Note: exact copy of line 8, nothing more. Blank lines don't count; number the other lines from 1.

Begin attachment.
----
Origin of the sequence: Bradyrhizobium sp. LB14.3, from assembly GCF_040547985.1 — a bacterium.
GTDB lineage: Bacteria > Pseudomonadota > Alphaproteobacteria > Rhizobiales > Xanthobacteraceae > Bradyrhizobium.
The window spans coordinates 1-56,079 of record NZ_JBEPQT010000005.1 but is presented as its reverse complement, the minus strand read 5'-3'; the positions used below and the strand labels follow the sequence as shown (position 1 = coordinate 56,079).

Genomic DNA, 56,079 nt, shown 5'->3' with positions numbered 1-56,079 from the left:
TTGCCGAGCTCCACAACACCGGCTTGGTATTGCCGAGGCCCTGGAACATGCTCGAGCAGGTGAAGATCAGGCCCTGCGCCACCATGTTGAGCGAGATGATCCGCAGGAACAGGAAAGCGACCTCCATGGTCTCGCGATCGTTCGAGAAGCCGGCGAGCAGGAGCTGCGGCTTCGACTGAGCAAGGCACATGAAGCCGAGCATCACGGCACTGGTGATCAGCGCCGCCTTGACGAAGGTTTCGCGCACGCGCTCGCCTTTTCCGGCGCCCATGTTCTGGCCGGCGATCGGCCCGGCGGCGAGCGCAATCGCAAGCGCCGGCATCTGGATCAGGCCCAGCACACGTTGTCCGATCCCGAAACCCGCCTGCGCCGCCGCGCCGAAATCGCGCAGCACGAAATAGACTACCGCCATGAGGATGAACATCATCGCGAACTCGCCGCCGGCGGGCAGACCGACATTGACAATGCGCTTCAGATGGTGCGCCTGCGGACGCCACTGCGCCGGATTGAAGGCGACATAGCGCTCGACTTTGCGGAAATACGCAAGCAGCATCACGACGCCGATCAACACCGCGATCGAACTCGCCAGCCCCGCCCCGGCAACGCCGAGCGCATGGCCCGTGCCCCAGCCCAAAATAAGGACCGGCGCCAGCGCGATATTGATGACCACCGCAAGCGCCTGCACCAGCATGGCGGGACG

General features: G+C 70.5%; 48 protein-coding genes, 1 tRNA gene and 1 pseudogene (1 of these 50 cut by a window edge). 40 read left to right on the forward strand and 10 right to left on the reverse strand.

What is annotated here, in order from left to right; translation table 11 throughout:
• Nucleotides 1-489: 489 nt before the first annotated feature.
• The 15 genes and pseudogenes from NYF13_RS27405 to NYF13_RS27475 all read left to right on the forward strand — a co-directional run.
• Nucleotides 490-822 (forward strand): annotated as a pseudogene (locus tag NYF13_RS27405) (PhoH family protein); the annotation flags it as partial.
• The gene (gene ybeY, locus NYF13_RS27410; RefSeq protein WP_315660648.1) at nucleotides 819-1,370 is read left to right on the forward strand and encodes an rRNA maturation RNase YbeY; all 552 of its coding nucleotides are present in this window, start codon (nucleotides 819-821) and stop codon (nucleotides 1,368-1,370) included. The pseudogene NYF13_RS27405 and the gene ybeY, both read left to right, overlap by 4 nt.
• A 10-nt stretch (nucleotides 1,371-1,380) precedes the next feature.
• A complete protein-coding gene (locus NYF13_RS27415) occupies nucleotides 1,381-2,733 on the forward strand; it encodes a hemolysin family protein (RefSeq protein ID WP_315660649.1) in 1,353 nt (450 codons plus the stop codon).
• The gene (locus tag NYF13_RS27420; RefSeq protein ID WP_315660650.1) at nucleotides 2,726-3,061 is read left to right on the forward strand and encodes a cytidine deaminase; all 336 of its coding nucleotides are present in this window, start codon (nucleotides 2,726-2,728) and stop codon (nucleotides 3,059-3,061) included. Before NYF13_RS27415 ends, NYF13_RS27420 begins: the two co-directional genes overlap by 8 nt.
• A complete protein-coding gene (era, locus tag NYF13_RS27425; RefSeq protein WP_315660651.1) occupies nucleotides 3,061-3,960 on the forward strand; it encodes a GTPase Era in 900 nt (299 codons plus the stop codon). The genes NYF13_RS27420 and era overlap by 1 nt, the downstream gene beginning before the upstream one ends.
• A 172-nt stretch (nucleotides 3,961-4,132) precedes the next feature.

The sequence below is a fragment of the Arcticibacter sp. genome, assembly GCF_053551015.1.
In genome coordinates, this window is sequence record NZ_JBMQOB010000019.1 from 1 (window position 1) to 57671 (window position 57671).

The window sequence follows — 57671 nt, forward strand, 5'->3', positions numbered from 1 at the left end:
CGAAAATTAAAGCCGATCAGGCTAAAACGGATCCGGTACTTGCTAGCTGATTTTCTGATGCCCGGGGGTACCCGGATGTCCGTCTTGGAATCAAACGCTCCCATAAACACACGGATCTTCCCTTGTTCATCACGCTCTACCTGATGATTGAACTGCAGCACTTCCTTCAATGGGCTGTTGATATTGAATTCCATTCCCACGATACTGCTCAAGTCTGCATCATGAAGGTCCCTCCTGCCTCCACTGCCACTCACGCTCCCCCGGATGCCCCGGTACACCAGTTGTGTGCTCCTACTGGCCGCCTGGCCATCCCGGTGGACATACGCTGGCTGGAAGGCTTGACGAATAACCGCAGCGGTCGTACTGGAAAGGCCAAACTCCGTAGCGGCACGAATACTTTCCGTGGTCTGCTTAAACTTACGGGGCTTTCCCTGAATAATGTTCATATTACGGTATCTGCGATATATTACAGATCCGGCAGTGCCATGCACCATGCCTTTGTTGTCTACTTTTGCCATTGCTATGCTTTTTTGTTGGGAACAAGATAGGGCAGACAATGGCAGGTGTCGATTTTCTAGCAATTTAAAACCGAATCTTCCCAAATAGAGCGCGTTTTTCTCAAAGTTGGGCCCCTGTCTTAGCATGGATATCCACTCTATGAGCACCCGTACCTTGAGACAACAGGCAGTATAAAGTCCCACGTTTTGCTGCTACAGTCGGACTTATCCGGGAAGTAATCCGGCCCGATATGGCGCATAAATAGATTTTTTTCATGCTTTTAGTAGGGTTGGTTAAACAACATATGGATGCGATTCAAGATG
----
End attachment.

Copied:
• Nucleotides 1-489: 489 nt before the first annotated feature.